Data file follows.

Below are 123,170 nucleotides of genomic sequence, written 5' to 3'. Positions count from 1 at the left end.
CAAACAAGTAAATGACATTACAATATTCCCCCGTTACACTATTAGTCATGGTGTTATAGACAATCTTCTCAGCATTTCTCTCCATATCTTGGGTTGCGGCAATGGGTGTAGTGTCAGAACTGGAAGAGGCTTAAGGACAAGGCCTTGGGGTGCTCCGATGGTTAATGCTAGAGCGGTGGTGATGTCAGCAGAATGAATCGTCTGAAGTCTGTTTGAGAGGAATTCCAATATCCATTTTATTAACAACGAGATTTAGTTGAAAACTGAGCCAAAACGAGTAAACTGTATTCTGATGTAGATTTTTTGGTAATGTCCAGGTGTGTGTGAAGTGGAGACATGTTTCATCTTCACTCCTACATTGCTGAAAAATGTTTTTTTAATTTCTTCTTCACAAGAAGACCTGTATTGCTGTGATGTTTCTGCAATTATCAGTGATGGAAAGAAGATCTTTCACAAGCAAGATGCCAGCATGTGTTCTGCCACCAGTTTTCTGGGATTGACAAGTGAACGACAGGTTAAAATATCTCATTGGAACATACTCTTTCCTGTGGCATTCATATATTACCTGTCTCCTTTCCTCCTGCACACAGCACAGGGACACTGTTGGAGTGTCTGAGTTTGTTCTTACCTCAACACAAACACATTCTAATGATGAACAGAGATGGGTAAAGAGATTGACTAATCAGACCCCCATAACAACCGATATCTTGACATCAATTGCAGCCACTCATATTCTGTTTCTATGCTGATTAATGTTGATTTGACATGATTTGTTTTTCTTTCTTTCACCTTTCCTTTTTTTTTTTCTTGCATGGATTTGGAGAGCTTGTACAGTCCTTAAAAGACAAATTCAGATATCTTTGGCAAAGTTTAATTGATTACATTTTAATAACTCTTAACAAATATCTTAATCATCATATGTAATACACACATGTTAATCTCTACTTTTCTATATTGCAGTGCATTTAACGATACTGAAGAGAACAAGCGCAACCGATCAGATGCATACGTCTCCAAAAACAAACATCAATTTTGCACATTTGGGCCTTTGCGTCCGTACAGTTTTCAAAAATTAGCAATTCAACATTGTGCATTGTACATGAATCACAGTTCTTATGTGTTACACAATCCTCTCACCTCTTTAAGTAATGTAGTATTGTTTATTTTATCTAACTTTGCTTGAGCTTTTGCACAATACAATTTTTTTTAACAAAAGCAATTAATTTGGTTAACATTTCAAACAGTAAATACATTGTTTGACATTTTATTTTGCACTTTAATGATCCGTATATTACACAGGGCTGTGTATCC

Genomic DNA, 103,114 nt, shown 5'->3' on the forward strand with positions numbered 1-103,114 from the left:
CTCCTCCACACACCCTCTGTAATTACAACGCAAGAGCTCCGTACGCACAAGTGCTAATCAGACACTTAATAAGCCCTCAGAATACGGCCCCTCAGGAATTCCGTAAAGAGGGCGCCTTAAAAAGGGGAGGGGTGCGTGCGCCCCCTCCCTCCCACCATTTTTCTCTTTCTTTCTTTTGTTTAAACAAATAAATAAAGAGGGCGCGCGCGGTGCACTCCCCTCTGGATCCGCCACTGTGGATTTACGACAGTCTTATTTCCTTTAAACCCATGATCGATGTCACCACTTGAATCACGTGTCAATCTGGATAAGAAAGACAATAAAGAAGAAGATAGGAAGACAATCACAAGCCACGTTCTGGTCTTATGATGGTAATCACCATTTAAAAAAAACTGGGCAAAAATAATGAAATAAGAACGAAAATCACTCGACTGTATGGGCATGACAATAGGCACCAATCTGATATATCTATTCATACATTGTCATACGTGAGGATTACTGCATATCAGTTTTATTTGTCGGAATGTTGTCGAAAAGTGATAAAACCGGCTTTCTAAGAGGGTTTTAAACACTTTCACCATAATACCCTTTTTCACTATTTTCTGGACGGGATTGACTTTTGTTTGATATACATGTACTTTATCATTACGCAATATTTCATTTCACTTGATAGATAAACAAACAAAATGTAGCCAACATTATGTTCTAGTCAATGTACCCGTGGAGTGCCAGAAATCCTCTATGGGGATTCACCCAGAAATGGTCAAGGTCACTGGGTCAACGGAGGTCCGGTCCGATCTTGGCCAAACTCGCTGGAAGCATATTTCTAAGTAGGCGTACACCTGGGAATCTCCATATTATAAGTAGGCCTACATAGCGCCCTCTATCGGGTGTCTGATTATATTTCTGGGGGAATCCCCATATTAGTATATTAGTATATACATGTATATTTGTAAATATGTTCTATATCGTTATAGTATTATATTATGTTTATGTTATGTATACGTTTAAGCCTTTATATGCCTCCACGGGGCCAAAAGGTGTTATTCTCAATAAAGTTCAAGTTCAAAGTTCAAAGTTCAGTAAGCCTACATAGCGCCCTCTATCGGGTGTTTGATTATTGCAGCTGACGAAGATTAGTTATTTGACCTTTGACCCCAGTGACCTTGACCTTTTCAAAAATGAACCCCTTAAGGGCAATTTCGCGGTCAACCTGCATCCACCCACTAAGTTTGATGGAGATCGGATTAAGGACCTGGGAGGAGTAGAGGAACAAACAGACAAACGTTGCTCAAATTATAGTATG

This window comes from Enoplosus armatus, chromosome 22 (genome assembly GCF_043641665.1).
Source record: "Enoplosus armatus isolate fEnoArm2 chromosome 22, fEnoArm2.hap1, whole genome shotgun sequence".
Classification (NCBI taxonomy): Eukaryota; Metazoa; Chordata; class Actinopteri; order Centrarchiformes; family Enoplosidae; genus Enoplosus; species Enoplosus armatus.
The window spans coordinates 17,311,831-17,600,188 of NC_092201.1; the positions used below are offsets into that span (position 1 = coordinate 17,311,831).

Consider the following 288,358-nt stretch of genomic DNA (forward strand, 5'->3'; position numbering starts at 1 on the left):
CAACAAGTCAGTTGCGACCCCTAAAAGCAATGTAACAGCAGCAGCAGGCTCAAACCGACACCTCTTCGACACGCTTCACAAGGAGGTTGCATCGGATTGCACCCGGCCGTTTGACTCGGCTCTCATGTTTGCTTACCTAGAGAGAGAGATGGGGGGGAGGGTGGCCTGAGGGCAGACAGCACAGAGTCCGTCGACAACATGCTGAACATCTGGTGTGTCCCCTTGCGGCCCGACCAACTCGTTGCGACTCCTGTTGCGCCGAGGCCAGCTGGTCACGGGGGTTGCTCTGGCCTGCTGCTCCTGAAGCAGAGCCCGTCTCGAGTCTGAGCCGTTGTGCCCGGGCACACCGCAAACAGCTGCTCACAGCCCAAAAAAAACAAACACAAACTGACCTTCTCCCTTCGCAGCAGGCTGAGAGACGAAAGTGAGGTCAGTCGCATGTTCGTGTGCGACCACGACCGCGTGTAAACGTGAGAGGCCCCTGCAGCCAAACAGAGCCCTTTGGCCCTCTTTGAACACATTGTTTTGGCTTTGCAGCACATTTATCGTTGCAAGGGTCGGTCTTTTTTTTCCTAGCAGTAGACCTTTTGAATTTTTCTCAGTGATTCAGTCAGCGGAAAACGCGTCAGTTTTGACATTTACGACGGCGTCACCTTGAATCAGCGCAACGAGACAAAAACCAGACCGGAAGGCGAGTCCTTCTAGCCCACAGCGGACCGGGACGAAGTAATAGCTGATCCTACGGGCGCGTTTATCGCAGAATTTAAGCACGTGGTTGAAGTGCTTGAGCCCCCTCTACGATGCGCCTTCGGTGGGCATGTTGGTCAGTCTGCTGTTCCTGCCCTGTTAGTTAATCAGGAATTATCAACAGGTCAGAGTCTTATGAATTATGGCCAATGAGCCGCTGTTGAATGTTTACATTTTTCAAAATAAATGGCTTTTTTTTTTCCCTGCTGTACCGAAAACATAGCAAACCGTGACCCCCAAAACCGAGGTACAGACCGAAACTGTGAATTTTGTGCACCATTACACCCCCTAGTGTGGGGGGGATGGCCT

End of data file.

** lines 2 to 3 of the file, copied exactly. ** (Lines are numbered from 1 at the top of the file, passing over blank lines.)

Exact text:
CAAACAAGTAAATGACATTACAATATTCCCCCGTTACACTATTAGTCATGGTGTTATAGACAATCTTCTCAGCATTTCTCTCCATATCTTGGGTTGCGGCAATGGGTGTAGTGTCAGAACTGGAAGAGGCTTAAGGACAAGGCCTTGGGGTGCTCCGATGGTTAATGCTAGAGCGGTGGTGATGTCAGCAGAATGAATCGTCTGAAGTCTGTTTGAGAGGAATTCCAATATCCATTTTATTAACAACGAGATTTAGTTGAAAACTGAGCCAAAACGAGTAAACTGTATTCTGATGTAGATTTTTTGGTAATGTCCAGGTGTGTGTGAAGTGGAGACATGTTTCATCTTCACTCCTACATTGCTGAAAAATGTTTTTTTAATTTCTTCTTCACAAGAAGACCTGTATTGCTGTGATGTTTCTGCAATTATCAGTGATGGAAAGAAGATCTTTCACAAGCAAGATGCCAGCATGTGTTCTGCCACCAGTTTTCTGGGATTGACAAGTGAACGACAGGTTAAAATATCTCATTGGAACATACTCTTTCCTGTGGCATTCATATATTACCTGTCTCCTTTCCTCCTGCACACAGCACAGGGACACTGTTGGAGTGTCTGAGTTTGTTCTTACCTCAACACAAACACATTCTAATGATGAACAGAGATGGGTAAAGAGATTGACTAATCAGACCCCCATAACAACCGATATCTTGACATCAATTGCAGCCACTCATATTCTGTTTCTATGCTGATTAATGTTGATTTGACATGATTTGTTTTTCTTTCTTTCACCTTTCCTTTTTTTTTTTCTTGCATGGATTTGGAGAGCTTGTACAGTCCTTAAAAGACAAATTCAGATATCTTTGGCAAAGTTTAATTGATTACATTTTAATAACTCTTAACAAATATCTTAATCATCATATGTAATACACACATGTTAATCTCTACTTTTCTATATTGCAGTGCATTTAACGATACTGAAGAGAACAAGCGCAACCGATCAGATGCATACGTCTCCAAAAACAAACATCAATTTTGCACATTTGGGCCTTTGCGTCCGTACAGTTTTCAAAAATTAGCAATTCAACATTGTGCATTGTACATGAATCACAGTTCTTATGTGTTACACAATCCTCTCACCTCTTTAAGTAATGTAGTATTGTTTATTTTATCTAACTTTGCTTGAGCTTTTGCACAATACAATTTTTTTTAACAAAAGCAATTAATTTGGTTAACATTTCAAACAGTAAATACATTGTTTGACATTTTATTTTGCACTTTAATGATCCGTATATTACACAGGGCTGTGTATCC

Genomic DNA, 103,114 nt, shown 5'->3' on the forward strand with positions numbered 1-103,114 from the left: